A recently released app, called SLMMSK, has been described as an explicitly “anti-selfie” tool. Like the selfie-rich Instagram, SLMMSK is a photography app, complete with filters. Unlike Instagram, SLMMSK’s “filters” don’t enhance the photo; rather, they are all intended to obscure the selfie-maker’s image: through extreme pixelation, by replacing it with a ridiculous emoji, or with other options in between.
While a bit extreme, the app actually taps into a broader trend of subverting, questioning, or just having fun with, the whole selfie idea. For many artists, developers, and tinkerers, we have entered the age of the post-selfie selfie.
Yes, the post-selfie selfie: a self-portrait that somehow plays with, jokes about, undermines, or contradicts the usual purpose of the selfie.
A selfie is supposed to be a recognizable, generally flattering, self-portrait. And let’s just face it: The selfie is not going away; it is a worldwide trend, as the recent international data project Selfie City showed.
The post-selfie selfie acknowledges all of this and, one way or another, breaks some cardinal rule of the form.
Turns out, for instance, that there’s a whole Tumblr devoted to “glitch selfies,” which involve self-portrait-makers blotting out or mangling their images with various technical effects.
Perhaps we can think of “usies” as a less aggressively image-destroying variation on the post-selfie selfie. An “usie” — pronounced like the pronoun “us,” followed by a long E — simply refers to a group photo taken with the front-facing camera on a device. The point isn’t to wreck a self-portrait, but to shift from “me” to “we” in the portrait process. (OK, maybe we can debate whether that’s a selfie-questioning maneuver or just a multiplication of selfie-ness. But still.)
Arguably, the deep history of post-selfie possibilities stretches all the way back to … last year. In connection with a social-media charitable-giving effort, people were encouraged to take “unselfies” — obscuring their faces with signs humblebragging about their donations to causes they support.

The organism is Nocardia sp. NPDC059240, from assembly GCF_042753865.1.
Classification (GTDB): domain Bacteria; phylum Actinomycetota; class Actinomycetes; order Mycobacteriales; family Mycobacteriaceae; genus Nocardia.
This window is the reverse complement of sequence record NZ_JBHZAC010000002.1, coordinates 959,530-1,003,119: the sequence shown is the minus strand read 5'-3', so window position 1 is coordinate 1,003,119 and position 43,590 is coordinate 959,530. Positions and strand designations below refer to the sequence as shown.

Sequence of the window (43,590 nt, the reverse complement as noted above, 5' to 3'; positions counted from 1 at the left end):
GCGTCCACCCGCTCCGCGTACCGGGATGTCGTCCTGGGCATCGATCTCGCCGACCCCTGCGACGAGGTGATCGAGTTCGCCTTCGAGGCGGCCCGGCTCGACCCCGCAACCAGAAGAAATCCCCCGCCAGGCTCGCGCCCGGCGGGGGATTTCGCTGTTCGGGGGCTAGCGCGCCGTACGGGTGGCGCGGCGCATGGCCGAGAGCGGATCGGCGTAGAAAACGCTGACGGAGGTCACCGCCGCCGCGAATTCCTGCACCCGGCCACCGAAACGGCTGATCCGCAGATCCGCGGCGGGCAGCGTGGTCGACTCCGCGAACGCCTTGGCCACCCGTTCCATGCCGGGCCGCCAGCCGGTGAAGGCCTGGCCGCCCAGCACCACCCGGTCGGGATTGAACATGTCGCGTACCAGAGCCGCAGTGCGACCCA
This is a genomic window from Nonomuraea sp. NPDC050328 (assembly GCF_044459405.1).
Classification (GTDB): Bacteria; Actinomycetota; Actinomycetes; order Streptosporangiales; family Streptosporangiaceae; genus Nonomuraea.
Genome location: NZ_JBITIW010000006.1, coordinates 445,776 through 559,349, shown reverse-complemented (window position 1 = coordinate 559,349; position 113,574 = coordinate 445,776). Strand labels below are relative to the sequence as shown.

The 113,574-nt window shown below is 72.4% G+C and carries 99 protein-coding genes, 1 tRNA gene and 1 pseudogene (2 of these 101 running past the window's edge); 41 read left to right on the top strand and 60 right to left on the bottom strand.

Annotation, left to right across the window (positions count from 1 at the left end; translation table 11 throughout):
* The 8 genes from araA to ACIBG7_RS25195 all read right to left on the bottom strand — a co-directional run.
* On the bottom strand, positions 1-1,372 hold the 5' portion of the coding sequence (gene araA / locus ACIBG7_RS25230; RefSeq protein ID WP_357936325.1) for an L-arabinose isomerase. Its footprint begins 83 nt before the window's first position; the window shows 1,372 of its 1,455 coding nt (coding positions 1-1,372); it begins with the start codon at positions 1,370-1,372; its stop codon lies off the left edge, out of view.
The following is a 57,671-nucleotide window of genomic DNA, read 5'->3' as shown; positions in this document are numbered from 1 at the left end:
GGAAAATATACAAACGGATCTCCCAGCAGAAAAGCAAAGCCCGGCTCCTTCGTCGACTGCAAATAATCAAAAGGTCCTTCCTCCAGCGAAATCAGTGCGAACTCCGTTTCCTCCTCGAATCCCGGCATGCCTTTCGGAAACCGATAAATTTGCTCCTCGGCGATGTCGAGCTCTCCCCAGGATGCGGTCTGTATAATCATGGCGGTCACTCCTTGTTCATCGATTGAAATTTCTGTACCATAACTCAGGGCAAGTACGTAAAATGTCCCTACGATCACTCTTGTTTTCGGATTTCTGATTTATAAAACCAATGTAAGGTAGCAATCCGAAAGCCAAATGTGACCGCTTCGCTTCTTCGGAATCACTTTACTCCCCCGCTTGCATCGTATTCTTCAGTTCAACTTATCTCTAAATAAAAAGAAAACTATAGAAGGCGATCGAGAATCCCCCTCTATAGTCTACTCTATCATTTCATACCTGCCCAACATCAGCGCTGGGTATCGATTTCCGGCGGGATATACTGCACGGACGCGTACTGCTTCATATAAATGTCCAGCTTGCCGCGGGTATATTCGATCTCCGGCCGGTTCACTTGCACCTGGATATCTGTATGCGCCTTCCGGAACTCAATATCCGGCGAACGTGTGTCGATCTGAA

Other post-selfie selfies completely eliminate the individual’s image. But are they still kinda, you know, self-centered? For example: the “shelfie.” Instead of publicizing your mug, you “share” an image of a collection of meaningful objects, possibly on a shelf. (It may or may not include a mug.) Like so.
A shelfie. (huntseek on Instagram)
And here, so far as I’ve seen, is the outer limit of post-selfieness: The “data selfie.” An app devised by “data artist” Laurie Frick, recently funded on Kickstarter, promises to generate a completely abstract (but aesthetically engaging) image based on … you. Basically, it is designed to create unique images derived from your personal data — generated through your daily movements tracked on your phone, for instance.
“Self-tracking data,” the pitch promises, “will be the ultimate ‘selfie.’ ”
Actually, that’s an interesting thought: Maybe the ultimate post-selfie is an image that does not resemble any face at all — let alone yours.
While these are disparate projects and efforts, consider them together and maybe there’s a bigger picture emerging. No, we can’t make selfies go away. But now that the form is basically a cultural given, maybe we’re finding new ways to respond to, and redefine, what a “selfie” can mean.
Sure, people have complained about smartphone-enabled narcissism for years. But maybe the post-selfie selfie can do something surprising: redeem it.